Season Three’s my favorite of the entire run. We meet a broad cast of new and interesting characters. We return to the same setting of Season One. We have just enough history on all of these characters that we can start fucking with expectations. And, interestingly enough, the show begins to engage in a sort of meta-dialogue with the audience, which I’ll elaborate on beneath the cut.
If S1 was about losing the War on Drugs, S3 is about counting the casualties.
Stringer is now the man under the Weight of the Lie this season. He has to juggle furiously to keep the co-op happy and to keep Barksdale from ruining everything he’s gained. On top of that come the added burdens of renewed interest in D’angelo’s death and the struggles of going semi-legit. Stretched in several directions at once, it’s little wonder that he gets pinned down and ends up dying alone. Though his death was inadvertently spoiled for me early on, that took nothing away from watching him play the season out.
Also under the Weight of the Lie is Major Colvin, who seems convinced that he’s safe from the Game (six months from retirement, pension guaranteed, etc). He also represents a sort of meta-dialogue with the show. “If the War on Drugs is so corrosive,” the audience asks, “what happens if we legalize drugs?” Hamsterdam is the unapologetic answer. The Wire doesn’t shy away from the downsides of the plan – concentrated vice, health hazards, and a general urban ugliness – but the message seems clear overall: legalizing drugs ends the body count. Of course, Major Colvin is not immune from the Game; the View Never Changes.
We also meet Tom Carcetti for the first time, a seemingly likable career politician who nonetheless has the ruthless ambition needed to reach for higher office. And the show doesn’t cut any corners here – Carcetti has to unequivocally shaft his good friend in order to siphon off black votes. He’s got a bit of a stubborn streak, but it’s hard not to root for him.
The final newcomer we follow in this season is Cutty, the ex-hitter who dallies briefly with life on the corner but ends up going straight. Losing someone like Stringer is regrettable, but (nearly) losing Cutty is the real hard knock – a man who’s got the chance to get out of the Game and doesn’t. Fortunately, he perseveres. Prison cooled off his hate at the world. Every now and then The Wire gives us hints of someone getting out of the Game. That’s the closest we get to a happy ending and boy does it taste sweet.
Colvin advises Carver early on to get to know the streets better. We start to see the hints of that in this season, as Carver takes the initiative and gets to know the kids on his block better. Daniels gave Carver a dressing down at the end of Season One – about how the men who served under him would follow his example. Carver’s been acting as a role model ever since.
Bubs gets his act together. He’s apparently cleaner, if not fully clean. He’s also gone from outright scamming to street peddling, making close to an honest buck. He loses his Season One sidekick only to gain another, the young boy Sherrod. Bubs doesn’t end on a much higher arc than he started, but for him that constitutes progress.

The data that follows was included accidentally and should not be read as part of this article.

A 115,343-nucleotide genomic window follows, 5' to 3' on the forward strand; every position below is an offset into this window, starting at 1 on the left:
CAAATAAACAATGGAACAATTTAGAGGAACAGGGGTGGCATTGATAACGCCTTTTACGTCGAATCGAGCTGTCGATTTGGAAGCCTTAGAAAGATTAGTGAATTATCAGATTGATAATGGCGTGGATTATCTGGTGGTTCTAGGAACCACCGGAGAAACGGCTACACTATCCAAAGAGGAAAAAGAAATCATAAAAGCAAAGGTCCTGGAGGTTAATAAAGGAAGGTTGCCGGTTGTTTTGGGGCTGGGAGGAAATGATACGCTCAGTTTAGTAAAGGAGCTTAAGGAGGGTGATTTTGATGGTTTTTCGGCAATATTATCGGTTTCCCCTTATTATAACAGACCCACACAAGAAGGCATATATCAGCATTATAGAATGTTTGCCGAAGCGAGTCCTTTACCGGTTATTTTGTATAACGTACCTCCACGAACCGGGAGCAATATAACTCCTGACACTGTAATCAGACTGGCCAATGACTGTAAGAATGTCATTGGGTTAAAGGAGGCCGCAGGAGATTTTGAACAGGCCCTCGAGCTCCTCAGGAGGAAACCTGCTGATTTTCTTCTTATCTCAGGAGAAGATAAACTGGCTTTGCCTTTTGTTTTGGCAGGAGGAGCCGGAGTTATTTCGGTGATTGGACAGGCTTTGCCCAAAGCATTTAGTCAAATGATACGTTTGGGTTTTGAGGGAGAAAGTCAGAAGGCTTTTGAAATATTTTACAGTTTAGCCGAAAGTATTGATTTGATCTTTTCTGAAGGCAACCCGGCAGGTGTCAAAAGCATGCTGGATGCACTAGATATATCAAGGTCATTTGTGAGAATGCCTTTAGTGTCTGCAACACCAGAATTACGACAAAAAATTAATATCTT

Kima seems to be mirroring McNulty’s arc as of last season. All she is (to borrow a line from Heat) is what she’s going after. The notion of regular hours at home and the responsibilities of raising a kid frighten her; she hides from it with office work and drinking. The Wire shies away from the storybook ending for her – by the end of the season, she’s separated from her wife and apparently dealing with it. No tearful reconciliation, no standing on the doorstep with a pleading look.
- “That’s good. That’s like a 40-degree day. Ain’t nobody got nothing to say about a 40-degree day. Fifty. Bring a smile to your face. Sixty, shit, niggas is damn near barbecuing on that motherfucker. Go down to 20, niggas get their bitch on. Get their blood complaining. But forty? Nobody give a fuck about 40. Nobody remember 40, and y’all niggas is giving me way too many 40-degree days! What the fuck?”
- Did Lance Reddick (who plays Lt. Daniels) request more shirtless scenes this season? The man’s chiseled out of wood! His torrid affair with ADA Pearlman reinforces something I’ve thought for years – that interracial relationships in TV and film do better when nobody comments on the racial aspect. Movies like Save the Last Dance wore their multiculturality on their sleeve and lost the impact. But movies like Boiler Room do a lot more for advancing the cause.
- “You only do two days up in here. The day you go in …”
“… and the day you come out.”
- McNulty is the kind of man who will say “Fuck loyalty!” and mean it.
- I want to include on my list of sequences that any director needs to see the following: episode 1, where Avon, Cutty and Wee-Bey exchange a few words before Cutty’s release. Cutty and Wee-Bey are standing along the fence, watching a softball game. Avon comes down the steps into the yard and cuts across the baseball field. Without anyone having to say anything, the game just stops. No words, no meaningful glances. No one even comments on it. But that right there says more about Avon Barksdale’s power than any monologue could.